GEORGE LYNCH – Talks New KXM Record – interview

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George Lynch

The last 20 years have seen a serious upswing in the number of side collaborations between people whose notoriety has been obtained from their work in other ventures.  September 12th, 2019 saw the release of the third album from one such alliance under the title Circle of Dolls.  KXM is a hard rock trio formed back in 2014.  Two-thirds of this triumvirate are Ray Luzier, the drummer from Korn and dUg Pinnick, bassist and vocalist of King’s X.  The third side of this triangle George Lynch, who first made a name for himself as lead guitarist for Dokken and later his own band Lynch Mob.  Lynch, who handles guitar duties for KXM as well, recently lent his insights into the making of Circle of Dolls and the working relationship between himself, Pinnick and Luzier.

Circle of Dolls is a 13 track combination of all original hard rock songs that shines a wide musical spectrum through an edgy, audible prism.  Lynch was asked to summarize the record for anyone who had not yet heard it, and he said, “Well, it’s darker than the first two records. A little more moody at times.  It fits right in with the trilogy.  It’s got its own flavor, I mean it’s a very personal record.  It’s unique in that we came up with stuff that isn’t really not traditional straight, three-piece rock.”  Though the individual members have historically traveled in different stylistic lanes on the metal highway, every few years they find themselves in the carpool lane together for a few creative weeks.  Lynch describes the desire to return to this project by saying, “We didn’t know that we would do more than one record.  After the first one was done, we weren’t sure if we were going to reconvene and do a second one.  Everybody was chomping at the bit to do a another one.  It was an enjoyable process. Sometimes records can be tedious and hard to make, and sometimes not fun.  I’m not going to say easy is the right word to use, you know, it was 12 days out of our lives.  When you go in knowing that you’re going to work really hard for 12 days, and you’re going to come out of it with this finished product, that is very satisfying, and it was fun.  It doesn’t get much better than that. It was really a win-win. So every two years or so we get together for 12 days and it always works.”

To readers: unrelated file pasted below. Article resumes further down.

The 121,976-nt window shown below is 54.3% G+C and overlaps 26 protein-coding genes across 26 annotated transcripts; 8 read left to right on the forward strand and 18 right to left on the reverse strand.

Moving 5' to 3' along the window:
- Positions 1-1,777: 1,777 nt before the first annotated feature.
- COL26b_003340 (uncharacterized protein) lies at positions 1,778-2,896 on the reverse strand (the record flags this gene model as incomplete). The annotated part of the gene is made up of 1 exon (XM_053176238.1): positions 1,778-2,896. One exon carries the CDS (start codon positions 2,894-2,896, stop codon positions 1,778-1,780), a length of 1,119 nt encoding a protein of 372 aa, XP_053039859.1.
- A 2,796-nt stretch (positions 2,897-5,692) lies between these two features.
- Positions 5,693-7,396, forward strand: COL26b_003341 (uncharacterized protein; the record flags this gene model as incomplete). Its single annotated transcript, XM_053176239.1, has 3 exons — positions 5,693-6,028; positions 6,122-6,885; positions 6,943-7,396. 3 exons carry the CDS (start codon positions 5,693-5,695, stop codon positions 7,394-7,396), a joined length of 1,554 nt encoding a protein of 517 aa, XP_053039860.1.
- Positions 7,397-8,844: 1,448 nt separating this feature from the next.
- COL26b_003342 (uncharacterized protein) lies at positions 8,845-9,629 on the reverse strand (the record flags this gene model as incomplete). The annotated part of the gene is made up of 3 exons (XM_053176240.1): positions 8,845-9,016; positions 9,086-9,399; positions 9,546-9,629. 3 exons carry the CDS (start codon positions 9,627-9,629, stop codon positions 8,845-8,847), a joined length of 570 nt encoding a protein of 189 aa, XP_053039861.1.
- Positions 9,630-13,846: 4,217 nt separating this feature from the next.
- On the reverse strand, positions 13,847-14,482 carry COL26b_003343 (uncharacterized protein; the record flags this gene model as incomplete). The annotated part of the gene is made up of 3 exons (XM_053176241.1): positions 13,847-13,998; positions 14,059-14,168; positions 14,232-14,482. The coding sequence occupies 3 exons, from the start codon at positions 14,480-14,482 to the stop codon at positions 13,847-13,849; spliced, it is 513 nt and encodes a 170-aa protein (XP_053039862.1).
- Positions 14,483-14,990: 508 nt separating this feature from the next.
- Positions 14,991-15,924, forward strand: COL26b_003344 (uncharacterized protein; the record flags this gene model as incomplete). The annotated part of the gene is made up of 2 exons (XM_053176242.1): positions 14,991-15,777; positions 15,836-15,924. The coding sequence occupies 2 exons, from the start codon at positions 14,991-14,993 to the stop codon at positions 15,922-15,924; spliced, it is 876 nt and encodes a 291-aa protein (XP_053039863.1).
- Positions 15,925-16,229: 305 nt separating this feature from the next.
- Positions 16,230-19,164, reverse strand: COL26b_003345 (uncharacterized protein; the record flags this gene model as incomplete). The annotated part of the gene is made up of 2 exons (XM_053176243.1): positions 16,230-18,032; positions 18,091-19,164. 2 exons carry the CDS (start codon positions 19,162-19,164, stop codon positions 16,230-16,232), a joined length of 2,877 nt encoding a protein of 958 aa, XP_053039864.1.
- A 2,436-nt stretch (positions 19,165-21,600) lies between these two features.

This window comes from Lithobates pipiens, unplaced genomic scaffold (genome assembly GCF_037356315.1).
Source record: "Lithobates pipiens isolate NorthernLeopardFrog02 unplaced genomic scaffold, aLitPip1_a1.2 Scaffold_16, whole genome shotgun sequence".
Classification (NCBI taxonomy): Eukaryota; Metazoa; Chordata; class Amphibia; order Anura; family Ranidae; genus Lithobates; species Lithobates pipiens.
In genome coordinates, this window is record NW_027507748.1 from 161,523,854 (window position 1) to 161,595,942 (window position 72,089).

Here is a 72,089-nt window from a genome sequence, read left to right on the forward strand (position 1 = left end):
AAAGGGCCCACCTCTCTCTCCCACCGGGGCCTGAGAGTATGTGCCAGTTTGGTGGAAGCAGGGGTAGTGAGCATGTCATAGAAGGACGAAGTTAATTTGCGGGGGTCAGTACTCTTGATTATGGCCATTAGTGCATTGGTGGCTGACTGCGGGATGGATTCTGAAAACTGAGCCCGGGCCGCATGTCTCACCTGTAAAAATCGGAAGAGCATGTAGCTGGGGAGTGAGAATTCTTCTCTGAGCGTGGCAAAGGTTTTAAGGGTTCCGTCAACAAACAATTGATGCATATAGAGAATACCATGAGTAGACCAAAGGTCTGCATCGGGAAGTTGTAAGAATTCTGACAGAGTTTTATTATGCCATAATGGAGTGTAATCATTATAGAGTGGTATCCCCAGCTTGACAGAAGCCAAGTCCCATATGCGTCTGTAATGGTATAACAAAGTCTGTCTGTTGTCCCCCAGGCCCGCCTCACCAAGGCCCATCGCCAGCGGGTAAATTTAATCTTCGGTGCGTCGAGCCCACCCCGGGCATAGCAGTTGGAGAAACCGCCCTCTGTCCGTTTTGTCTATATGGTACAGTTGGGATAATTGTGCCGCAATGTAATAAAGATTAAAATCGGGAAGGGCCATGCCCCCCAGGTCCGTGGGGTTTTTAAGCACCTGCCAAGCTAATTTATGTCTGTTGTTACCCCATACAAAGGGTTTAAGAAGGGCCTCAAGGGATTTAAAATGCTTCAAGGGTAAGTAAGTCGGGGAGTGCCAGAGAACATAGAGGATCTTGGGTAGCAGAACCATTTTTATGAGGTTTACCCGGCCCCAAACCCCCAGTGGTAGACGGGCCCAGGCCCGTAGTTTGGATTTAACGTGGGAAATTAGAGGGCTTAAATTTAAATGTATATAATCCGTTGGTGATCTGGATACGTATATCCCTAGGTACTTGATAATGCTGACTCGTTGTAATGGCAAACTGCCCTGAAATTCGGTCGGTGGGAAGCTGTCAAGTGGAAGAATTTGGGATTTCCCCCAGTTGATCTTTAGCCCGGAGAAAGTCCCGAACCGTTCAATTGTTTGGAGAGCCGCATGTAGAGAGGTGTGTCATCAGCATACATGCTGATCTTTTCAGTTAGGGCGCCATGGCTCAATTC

dUg Pinnick

Expounding further on working with Luzier and Pinnick, he continues, “When I say ‘always works,’ I mean in the sense that we captured a moment in 12 days.”  Generally taking much longer, and with KXM only spending a dozen days recording, there isn’t quite as much time to make everything just right.  Basically working on one song per day throughout the entire process, they have learned that being a perfectionist is just something that time does not afford.  He reconciles the comment by saying, “Is it totally satisfying to us like we got every song right? No no, because on every record there are spots where I wish we’d spent more time on this or I wish we could have changed that.  But that’s just the nature of the beast, the way that we write and record these things.  Having said that, it’s still worthwhile doing, it’s such a unique sound when the three of us get together because of the chemistry.”